Slope failure on the THT line in South Wales required the installation of a landslide barrier. The task was made particularly difficult due to the difficult access, heavy vegetation and steepness of the slope. The debris fencing solution, using helical screw piles driven into the soil, has never been previously installed and secured using this system onto a soil slope.
The THT line in South Wales runs from Cardiff to Treherbert. In January 2018, a shallow landslip occurred on the embankment above the railway adjacent to the section that runs alongside the Rhonda River between Porth and Tonypandy. This occurred as the result of a localised flooding event caused by a drainage system that services residential properties at the crest of the soil slope overtopping, leading to overflows down the embankment.
The ensuing slope failure resulted in the closure of the THT for five days while the line was being cleared of debris.
The result of the failure was an 8m backscar at the natural soil slope crest. As the Network Rail boundary is located midslope the backscar was not within the Network Rail land boundary. It was considered that this feature was unstable and presented a significant safety and performance risk. The site was on Network Rail’s ‘adverse weather at risk’ list and has historically suffered from drainage and surface water inundation.
Remedial works would include the installation of an approximately 40m long landslide barrier installed across the soil slope and secured into the ground using helical piles acting as both compression and tension anchors.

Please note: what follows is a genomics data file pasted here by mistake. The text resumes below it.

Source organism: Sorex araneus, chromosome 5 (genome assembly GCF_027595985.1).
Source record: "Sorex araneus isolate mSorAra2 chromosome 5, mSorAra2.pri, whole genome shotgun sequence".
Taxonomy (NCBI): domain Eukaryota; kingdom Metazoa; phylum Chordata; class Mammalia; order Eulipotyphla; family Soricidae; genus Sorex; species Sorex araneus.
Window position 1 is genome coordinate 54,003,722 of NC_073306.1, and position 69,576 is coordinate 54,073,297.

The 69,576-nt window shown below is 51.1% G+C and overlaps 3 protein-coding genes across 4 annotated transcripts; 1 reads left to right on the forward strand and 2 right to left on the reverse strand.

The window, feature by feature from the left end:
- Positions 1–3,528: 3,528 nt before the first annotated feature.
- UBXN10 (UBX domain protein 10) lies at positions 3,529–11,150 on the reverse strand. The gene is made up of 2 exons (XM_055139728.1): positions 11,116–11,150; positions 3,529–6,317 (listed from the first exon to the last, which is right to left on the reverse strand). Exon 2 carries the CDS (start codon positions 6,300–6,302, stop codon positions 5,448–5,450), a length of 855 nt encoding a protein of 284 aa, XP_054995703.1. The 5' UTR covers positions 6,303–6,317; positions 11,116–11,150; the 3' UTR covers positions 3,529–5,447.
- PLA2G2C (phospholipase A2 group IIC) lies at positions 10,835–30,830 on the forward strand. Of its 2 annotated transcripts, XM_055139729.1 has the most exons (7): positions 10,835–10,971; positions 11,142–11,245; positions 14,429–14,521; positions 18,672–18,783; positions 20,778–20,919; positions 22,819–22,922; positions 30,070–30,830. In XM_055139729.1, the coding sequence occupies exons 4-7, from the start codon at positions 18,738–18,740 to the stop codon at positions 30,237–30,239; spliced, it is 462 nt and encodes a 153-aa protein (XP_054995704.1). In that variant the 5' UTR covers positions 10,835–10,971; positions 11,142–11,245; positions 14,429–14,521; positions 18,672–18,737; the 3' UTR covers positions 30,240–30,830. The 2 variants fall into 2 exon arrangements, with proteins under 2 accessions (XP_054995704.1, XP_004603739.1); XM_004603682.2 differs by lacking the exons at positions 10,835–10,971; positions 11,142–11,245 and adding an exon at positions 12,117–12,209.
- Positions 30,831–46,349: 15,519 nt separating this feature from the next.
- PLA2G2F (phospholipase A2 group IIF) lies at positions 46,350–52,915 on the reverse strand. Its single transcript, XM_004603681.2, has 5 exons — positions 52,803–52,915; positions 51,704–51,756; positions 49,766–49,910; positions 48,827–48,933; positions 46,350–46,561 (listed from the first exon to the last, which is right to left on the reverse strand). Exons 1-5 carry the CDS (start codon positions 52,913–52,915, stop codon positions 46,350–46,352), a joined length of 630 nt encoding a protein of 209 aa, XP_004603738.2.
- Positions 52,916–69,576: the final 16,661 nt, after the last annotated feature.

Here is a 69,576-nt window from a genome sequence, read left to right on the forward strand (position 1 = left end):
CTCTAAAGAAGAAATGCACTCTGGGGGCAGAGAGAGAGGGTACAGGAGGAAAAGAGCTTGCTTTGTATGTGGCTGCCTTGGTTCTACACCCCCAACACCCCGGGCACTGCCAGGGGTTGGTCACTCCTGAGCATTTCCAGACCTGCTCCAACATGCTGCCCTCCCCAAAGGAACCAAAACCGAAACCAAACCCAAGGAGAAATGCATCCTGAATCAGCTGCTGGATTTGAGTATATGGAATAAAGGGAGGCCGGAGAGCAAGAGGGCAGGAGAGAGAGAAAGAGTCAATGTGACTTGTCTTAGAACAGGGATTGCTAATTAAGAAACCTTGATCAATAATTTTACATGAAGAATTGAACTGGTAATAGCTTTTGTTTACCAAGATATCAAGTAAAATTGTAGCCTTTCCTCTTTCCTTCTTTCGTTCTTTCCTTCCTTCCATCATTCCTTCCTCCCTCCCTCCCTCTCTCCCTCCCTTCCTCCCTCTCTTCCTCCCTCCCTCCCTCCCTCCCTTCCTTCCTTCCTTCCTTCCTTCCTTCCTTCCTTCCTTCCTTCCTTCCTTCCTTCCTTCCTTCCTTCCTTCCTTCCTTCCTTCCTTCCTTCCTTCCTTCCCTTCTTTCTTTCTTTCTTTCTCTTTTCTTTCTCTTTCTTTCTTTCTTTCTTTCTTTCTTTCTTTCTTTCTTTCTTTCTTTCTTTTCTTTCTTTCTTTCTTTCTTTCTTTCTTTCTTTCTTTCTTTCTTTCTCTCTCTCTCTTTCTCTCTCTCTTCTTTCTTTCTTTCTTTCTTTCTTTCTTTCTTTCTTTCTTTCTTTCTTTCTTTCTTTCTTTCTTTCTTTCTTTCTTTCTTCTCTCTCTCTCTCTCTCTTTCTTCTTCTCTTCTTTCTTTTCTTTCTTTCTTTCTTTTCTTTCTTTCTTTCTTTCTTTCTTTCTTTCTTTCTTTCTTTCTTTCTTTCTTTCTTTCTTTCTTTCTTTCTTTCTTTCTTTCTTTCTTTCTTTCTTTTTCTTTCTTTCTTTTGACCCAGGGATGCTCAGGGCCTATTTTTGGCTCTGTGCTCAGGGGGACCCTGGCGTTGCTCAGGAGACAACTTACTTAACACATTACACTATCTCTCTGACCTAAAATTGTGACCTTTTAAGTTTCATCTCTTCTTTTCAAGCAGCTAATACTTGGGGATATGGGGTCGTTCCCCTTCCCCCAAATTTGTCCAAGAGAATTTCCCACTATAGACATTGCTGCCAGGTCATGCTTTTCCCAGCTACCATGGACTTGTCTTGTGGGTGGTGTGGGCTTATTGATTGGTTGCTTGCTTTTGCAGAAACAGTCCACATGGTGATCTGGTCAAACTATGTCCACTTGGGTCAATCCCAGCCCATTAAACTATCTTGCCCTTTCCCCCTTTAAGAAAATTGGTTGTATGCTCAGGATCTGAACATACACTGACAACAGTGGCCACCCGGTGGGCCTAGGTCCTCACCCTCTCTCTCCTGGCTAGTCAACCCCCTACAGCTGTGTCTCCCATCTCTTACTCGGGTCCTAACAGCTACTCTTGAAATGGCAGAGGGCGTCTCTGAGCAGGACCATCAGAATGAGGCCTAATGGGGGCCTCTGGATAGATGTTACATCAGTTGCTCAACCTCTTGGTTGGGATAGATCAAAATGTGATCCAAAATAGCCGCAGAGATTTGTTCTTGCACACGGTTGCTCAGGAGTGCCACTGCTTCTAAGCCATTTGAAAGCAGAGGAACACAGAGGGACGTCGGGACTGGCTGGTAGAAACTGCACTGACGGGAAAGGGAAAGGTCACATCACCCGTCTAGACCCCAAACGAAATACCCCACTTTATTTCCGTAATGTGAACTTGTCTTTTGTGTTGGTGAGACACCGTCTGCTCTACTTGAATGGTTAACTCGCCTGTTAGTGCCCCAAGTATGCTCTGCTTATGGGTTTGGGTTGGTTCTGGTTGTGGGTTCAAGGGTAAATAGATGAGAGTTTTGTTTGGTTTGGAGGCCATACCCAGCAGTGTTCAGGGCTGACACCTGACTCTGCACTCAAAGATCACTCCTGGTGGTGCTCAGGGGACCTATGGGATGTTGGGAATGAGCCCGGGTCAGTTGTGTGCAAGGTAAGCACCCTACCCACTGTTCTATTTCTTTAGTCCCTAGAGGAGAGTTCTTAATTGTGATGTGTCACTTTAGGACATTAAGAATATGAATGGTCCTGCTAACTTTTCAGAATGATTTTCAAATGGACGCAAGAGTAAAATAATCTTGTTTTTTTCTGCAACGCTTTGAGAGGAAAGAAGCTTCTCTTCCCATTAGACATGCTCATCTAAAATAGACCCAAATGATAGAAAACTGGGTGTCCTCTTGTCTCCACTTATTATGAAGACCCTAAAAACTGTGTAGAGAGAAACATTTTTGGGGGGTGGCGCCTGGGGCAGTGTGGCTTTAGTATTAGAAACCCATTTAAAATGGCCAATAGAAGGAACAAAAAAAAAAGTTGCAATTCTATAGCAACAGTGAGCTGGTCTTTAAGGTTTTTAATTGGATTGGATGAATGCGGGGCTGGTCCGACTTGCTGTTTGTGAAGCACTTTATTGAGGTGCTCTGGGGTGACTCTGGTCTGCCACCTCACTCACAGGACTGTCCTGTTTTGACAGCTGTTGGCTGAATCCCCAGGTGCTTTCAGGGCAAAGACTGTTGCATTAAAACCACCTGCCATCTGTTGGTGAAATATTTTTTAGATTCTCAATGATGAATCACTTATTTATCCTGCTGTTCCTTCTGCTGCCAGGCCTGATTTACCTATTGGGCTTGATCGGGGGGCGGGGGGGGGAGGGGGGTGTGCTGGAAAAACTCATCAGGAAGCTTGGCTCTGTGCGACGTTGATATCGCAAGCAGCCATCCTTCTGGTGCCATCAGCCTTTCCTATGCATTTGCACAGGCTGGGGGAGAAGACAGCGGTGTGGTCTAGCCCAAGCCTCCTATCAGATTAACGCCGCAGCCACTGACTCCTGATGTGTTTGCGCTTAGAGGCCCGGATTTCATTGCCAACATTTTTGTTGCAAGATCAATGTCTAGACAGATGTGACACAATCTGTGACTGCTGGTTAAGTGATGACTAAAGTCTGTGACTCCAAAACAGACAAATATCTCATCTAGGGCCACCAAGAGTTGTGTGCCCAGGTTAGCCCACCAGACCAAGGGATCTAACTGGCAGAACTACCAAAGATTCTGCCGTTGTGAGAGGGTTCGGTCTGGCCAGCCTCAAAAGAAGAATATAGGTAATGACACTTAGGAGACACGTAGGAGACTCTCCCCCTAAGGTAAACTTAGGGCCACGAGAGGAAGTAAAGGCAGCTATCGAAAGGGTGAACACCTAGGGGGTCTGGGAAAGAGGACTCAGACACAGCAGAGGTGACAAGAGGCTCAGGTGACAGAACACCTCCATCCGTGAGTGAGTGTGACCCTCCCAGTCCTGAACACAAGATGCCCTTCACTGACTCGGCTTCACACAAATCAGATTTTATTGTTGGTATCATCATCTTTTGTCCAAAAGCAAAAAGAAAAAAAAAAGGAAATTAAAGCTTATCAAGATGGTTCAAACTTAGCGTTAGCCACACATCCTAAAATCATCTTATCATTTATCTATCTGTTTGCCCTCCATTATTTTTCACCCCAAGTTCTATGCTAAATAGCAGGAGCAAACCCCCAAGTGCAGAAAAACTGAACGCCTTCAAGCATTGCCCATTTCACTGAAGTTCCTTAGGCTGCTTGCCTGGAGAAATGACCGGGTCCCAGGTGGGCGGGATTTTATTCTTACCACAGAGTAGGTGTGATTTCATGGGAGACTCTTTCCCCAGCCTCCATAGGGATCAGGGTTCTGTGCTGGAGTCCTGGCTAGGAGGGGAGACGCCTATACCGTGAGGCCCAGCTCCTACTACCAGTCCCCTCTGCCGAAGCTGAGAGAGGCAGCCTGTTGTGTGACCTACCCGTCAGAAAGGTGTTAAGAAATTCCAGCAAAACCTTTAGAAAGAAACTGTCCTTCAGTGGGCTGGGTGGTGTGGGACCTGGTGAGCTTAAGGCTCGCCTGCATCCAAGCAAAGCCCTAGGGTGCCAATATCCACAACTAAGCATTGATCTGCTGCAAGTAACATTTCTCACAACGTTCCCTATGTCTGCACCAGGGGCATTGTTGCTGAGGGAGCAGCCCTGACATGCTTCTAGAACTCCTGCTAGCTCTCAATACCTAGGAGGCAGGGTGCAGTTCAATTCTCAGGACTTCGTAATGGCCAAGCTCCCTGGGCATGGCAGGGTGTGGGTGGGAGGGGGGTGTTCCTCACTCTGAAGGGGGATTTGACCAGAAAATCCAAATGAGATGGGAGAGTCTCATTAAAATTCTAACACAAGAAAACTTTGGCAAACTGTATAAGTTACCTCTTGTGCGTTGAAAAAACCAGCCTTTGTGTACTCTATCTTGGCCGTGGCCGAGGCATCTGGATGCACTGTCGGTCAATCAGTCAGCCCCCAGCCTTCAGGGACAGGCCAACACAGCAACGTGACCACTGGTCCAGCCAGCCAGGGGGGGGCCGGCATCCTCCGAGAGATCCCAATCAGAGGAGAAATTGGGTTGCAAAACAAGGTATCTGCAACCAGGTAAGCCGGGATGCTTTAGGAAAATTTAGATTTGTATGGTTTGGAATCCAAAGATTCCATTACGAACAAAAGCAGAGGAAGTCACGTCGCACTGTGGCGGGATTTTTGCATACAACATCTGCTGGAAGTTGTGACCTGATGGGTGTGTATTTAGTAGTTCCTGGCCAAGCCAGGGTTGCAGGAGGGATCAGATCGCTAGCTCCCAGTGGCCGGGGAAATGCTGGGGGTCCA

Using its own direct labour, plant and transport logistics, Griffiths delivered the installation of a shallow landslide barrier secured to helical piles including all associated enabling and groundworks. The installed debris fence is a 125 kilojoule barrier that can comfortably accommodate 30 tonnes of soil and other materials sliding into it.
Due to the nature of the site on a steep slope adjacent to the operational railway and with no easy road access, plant, equipment and materials needed to be brought to site using a number of 10 hour Rules of the Route (ROTR) possessions on Saturday nights, and 7 hour possessions on Sunday nights, with a working area created on the embankment from which the works could be carried out during normal day time working.
The debris fence, which measures 3.5m in height is attached to posts which sit on pivots with wire ribs tied back to the helical piles. The whole system is designed to be flexible to allow for materials impacting and therefore is highly effective in stopping materials progressing further, for example onto tracks or roads below.
The use of this barrier configuration is unusual on a soil slope as these systems are typically installed on rock slopes. So rather than using conventional drilling techniques such as rock bolting, Griffiths opted for the helical screw piles driven into the soil. Debris fencing has never been previously installed and secured using this system onto a soil slope.
The installation of the barrier mid-slope on a soil slope was challenging and required the area to be first de-vegetated and cleared, and then a series of benches created using Griffiths plant to allow the barrier to be installed.
Excavators tracked up the slope and cleared an area from which to work and install the system. The pre-manufactured screw piles were lifted to the site using plant, and a torque attachment attached to an excavator was used to drill the piles into place. Concrete foundations were then cast around the screw piles and the barrier assembled.